If you are new to RVing, you might not even know what an RV rally is or that they even exist. RV rallies are gathering of RVers with a shared interest of some sort including, but not limited to, RVing.
There are RV rallies all over the USA, Canada, and Mexico!! Some of them are specific to families, some are educational, some are to party, and others are a combination of this and more. So, how do you find RV rallies? How do you prepare for them? I’m going to tell you!!
How do You Find RV Rallies?
Most RV clubs have annual events and rallies throughout the year. If you are in an RV club, look no further than the RV club website for events. If you don’t see any listed, call them up or send them an email to find out.
If you are not in an RV club, simply do an online search for “How to Find RV Rallies.” Some rallies are open to the general public while others require a paid membership to attend. They will clearly state whether a paid membership is required or not.
If a paid membership is required, review the RV club’s benefit. Some of them include health care, vehicle insurance, RV related discounts, free publications, etc.
RV Rally Sign-up
Once you find upcoming rallies, it’s time to sign up for the one(s) you like. Again, there are many, many different kinds of rallies. Do you want to party? Do you want to learn? Do you want educational opportunities for your kids?
Do you want to meet others that ride motorcycles or have airstreams? There is a rally out there for you! The rally description and the scheduled events will help you determine what type of event it will be.
No one rally sign up is the same. My biggest recommendation is to sign up as soon as you find one of interest to you. Rallies have a tendency to sell out quickly. If you aren’t sure about your plans that far in advance, consider purchasing your tickets anyway. Just be sure you know what their cancellation policies are.
You may be able to resell your tickets or get a full refund. If you find an RV rally that has already sold out, find out if there is a waiting list or if they are planning on adding more tickets.
Make sure you know what types of hookups and amenities will be available for the event. Some rallies are held at fairgrounds with limited (or no) showers and electrical hookups, some are held on public lands without any hookups or amenities at all, and others are held in resorts will all the amenities you could ever want.
On your rally arrival date, make sure to get there during registration time. Rallies will have a set arrival and registration window, please be respectful of these times. There can be hundreds of RVers arriving on the same day and all of them need to park and set up in an organized fashion.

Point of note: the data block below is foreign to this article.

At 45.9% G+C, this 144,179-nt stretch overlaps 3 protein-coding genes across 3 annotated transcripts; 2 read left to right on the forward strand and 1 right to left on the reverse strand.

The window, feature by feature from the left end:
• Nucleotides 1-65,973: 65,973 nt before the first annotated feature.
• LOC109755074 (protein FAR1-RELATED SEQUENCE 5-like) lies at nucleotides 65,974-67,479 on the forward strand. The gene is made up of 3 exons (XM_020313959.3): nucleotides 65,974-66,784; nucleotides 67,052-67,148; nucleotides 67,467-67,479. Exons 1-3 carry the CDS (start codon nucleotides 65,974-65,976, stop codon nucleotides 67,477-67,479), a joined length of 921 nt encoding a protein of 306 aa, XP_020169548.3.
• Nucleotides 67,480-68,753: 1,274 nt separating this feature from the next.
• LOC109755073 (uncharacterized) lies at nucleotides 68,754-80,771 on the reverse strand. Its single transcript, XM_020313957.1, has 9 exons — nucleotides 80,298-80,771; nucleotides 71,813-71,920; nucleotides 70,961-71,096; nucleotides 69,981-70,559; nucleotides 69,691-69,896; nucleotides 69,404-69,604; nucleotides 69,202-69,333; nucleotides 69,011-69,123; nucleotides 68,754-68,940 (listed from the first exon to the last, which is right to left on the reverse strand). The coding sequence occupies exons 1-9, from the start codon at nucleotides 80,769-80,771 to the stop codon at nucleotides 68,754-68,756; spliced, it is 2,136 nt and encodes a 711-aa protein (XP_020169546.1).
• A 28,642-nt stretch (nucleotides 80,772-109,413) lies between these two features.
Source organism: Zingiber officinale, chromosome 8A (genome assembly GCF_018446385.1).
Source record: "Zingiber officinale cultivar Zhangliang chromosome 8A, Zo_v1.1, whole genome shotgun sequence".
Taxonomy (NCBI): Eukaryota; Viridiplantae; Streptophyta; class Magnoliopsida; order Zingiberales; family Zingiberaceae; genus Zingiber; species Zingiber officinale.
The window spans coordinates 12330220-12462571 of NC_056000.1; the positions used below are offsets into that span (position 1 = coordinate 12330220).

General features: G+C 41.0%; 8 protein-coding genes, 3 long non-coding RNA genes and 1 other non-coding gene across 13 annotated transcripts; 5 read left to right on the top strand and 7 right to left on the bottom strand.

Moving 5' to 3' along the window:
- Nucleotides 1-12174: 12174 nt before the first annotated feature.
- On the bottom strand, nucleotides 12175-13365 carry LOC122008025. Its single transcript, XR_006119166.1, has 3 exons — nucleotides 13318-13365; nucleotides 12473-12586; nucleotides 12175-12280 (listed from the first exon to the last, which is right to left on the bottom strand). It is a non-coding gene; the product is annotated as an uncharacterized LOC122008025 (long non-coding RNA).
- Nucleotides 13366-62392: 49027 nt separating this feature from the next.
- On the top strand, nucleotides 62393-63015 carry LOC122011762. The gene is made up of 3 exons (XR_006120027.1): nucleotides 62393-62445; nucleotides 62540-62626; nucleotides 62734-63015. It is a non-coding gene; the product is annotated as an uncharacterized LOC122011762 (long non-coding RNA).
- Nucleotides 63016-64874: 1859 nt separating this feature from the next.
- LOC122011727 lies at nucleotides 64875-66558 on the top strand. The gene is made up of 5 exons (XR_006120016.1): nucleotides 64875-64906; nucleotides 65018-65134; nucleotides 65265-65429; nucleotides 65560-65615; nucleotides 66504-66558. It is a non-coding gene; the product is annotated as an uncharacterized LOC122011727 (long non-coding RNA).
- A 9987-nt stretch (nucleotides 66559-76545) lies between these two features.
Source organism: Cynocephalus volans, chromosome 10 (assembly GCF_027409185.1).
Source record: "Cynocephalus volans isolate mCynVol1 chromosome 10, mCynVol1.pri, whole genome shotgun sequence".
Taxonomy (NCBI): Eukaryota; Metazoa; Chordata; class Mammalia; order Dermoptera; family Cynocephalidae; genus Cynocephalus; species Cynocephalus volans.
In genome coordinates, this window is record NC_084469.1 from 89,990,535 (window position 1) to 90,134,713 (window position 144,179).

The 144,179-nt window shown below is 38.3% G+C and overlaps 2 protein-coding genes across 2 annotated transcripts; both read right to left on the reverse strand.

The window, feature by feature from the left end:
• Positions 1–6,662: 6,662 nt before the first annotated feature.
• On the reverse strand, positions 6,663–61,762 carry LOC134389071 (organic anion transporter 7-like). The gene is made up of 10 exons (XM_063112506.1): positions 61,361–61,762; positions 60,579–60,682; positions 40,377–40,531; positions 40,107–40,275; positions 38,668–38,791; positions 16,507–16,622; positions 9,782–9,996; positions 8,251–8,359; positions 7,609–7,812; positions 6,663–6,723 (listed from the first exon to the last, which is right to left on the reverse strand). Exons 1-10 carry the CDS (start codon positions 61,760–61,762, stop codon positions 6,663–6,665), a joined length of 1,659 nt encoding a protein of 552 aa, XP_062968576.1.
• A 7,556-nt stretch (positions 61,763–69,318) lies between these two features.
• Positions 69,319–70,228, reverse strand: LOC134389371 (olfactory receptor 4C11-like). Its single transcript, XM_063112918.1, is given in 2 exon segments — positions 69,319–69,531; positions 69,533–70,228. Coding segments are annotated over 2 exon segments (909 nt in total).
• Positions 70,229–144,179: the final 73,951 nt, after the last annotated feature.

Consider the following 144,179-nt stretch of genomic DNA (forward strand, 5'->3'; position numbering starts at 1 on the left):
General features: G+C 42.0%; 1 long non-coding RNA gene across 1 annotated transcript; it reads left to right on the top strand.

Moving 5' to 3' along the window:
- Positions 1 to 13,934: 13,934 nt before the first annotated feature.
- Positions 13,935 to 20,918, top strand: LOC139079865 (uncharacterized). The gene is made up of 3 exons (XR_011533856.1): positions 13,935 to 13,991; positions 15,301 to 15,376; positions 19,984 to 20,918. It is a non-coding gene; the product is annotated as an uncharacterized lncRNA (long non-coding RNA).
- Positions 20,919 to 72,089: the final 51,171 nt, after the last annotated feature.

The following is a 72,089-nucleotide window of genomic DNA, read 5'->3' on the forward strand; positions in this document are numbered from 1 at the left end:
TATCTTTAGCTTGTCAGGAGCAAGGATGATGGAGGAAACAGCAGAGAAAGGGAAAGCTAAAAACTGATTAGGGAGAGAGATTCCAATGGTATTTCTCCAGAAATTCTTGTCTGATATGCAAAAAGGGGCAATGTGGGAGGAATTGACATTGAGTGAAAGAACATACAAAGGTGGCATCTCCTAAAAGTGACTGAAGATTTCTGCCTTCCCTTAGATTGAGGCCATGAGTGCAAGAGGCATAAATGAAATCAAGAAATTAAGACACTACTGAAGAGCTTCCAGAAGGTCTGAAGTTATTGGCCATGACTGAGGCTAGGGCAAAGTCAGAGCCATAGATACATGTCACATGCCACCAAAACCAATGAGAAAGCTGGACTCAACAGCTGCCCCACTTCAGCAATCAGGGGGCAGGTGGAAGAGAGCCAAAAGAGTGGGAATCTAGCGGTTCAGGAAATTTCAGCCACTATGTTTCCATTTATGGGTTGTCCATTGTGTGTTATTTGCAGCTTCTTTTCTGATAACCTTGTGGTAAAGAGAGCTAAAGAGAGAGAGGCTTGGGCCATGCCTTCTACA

Keep in mind that many RV rallies have smaller than usual campsites. You will probably have space to put out your awning, but you might not have enough room for your entire outdoor setup complete with outdoor sun shelter, grill, and firepit.
You might, though, but don’t be disappointed if your site is a little more cramped than you are used to. My recommendation is to ask the rally organizations for details on campsite sizes and amenities on the day you buy your tickets.
During the Rally
All rallies are different, but they will all have a calendar of events. Some will be packed each hour with activities and others may have fewer activities. RV rallies can be a lot of fun, but they can also be very taxing. Social butterflies will have no problems making new friends and socializing to their heart’s content.
Introverts may find themselves completely overwhelmed and/or lonely. My advice is to be friendly and smile and go to as many social activities as you can handle. Some rallies will have online forums to “meet” other attendees beforehand. This can definitely be an introvert’s haven where you can begin to make friends and seek others out before the event.
Then you can meet up in person with a little more confidence. Regardless of your personality type, remember to have fun and make the most of the event.
Leaving a great rally is always a little hard to do. As always, be mindful of check-out times, clean up your site, and do an RV check before pulling out.
If you have to leave before the event is over, make sure to contact the rally organizers to see if there is anything you need to do before leaving. Keep in touch with friends made at the rally and head over to that website to see when next year’s event will be or start looking for the next rally.
If this rally was not a winner in your book, don’t let it affect your opinion of all rallies. Keep an open mind and don’t be shy about asking in online forums about other rallies. I truly believe that there is an RV rally out there for you, your interests, and your needs.
Do you now feel prepared to attend your first RV rally? If you have been to a rally (or rallies), do you have any other advice?